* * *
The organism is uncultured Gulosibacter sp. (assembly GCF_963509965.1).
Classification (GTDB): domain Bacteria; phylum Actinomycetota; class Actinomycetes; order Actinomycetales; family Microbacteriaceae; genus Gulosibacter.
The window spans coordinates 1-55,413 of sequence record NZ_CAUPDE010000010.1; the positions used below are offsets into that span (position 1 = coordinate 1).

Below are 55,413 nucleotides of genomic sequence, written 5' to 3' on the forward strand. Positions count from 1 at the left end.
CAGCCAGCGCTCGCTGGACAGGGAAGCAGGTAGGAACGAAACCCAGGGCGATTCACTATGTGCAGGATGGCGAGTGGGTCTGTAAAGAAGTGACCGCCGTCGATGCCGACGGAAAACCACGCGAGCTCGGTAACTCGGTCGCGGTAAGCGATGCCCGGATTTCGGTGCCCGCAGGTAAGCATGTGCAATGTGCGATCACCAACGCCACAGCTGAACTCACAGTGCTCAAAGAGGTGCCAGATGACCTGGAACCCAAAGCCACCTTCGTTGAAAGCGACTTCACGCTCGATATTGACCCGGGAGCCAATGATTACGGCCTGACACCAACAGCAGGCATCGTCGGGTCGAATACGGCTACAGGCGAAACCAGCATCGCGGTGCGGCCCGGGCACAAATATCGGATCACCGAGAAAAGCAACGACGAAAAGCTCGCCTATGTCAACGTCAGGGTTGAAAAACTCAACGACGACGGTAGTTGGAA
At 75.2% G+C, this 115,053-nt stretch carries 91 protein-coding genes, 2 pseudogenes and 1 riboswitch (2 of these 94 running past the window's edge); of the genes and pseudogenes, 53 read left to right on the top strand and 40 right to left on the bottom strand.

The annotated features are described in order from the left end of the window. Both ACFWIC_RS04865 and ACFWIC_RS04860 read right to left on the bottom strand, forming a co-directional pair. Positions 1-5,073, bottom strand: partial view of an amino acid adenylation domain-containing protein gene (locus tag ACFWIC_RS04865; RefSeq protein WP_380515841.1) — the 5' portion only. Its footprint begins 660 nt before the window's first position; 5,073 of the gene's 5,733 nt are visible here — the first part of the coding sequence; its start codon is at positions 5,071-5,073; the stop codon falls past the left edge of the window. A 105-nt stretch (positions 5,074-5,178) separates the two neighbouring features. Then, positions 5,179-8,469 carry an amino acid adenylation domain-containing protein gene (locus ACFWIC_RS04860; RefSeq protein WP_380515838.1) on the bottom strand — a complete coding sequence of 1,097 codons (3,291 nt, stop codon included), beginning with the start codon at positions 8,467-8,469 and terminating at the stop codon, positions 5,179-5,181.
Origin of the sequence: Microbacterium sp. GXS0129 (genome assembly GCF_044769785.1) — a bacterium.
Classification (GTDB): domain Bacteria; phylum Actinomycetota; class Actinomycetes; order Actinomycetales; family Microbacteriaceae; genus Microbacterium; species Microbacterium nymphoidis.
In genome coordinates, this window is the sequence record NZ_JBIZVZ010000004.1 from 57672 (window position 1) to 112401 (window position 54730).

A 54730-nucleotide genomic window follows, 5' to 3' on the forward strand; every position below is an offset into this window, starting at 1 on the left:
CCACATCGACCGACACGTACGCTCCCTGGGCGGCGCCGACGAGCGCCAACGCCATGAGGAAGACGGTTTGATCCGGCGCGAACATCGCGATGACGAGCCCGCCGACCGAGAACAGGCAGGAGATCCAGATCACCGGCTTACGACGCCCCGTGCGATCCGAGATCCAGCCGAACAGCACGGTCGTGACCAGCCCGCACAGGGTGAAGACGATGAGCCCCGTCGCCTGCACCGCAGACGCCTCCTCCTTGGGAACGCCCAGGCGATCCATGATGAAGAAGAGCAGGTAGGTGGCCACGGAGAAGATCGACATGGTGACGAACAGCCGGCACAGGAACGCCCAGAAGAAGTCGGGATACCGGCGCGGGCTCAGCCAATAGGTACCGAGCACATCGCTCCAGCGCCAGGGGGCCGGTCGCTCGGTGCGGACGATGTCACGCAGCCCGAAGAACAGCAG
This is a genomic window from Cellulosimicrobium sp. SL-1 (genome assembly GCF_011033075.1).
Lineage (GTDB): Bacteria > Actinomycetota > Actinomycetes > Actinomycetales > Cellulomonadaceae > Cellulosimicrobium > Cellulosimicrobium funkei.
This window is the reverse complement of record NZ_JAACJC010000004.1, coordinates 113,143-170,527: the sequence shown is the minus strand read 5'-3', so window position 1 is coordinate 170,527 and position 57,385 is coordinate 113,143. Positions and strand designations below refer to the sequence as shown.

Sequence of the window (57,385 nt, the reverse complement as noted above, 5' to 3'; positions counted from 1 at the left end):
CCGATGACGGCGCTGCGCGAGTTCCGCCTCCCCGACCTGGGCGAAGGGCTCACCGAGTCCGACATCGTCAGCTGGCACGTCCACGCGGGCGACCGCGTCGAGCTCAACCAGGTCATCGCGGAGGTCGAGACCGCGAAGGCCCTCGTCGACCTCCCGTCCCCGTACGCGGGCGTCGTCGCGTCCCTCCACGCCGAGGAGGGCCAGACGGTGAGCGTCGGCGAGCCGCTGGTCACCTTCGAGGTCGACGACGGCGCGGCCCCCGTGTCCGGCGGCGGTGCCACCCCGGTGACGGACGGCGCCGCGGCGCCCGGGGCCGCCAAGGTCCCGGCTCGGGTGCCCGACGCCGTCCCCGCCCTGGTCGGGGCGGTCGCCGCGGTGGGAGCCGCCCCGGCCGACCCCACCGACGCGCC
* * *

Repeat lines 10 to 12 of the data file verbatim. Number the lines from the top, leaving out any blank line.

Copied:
In genome coordinates, this window is the sequence record NZ_JBIZVZ010000004.1 from 57672 (window position 1) to 112401 (window position 54730).

A 54730-nucleotide genomic window follows, 5' to 3' on the forward strand; every position below is an offset into this window, starting at 1 on the left:
CCACATCGACCGACACGTACGCTCCCTGGGCGGCGCCGACGAGCGCCAACGCCATGAGGAAGACGGTTTGATCCGGCGCGAACATCGCGATGACGAGCCCGCCGACCGAGAACAGGCAGGAGATCCAGATCACCGGCTTACGACGCCCCGTGCGATCCGAGATCCAGCCGAACAGCACGGTCGTGACCAGCCCGCACAGGGTGAAGACGATGAGCCCCGTCGCCTGCACCGCAGACGCCTCCTCCTTGGGAACGCCCAGGCGATCCATGATGAAGAAGAGCAGGTAGGTGGCCACGGAGAAGATCGACATGGTGACGAACAGCCGGCACAGGAACGCCCAGAAGAAGTCGGGATACCGGCGCGGGCTCAGCCAATAGGTACCGAGCACATCGCTCCAGCGCCAGGGGGCCGGTCGCTCGGTGCGGACGATGTCACGCAGCCCGAAGAACAGCAG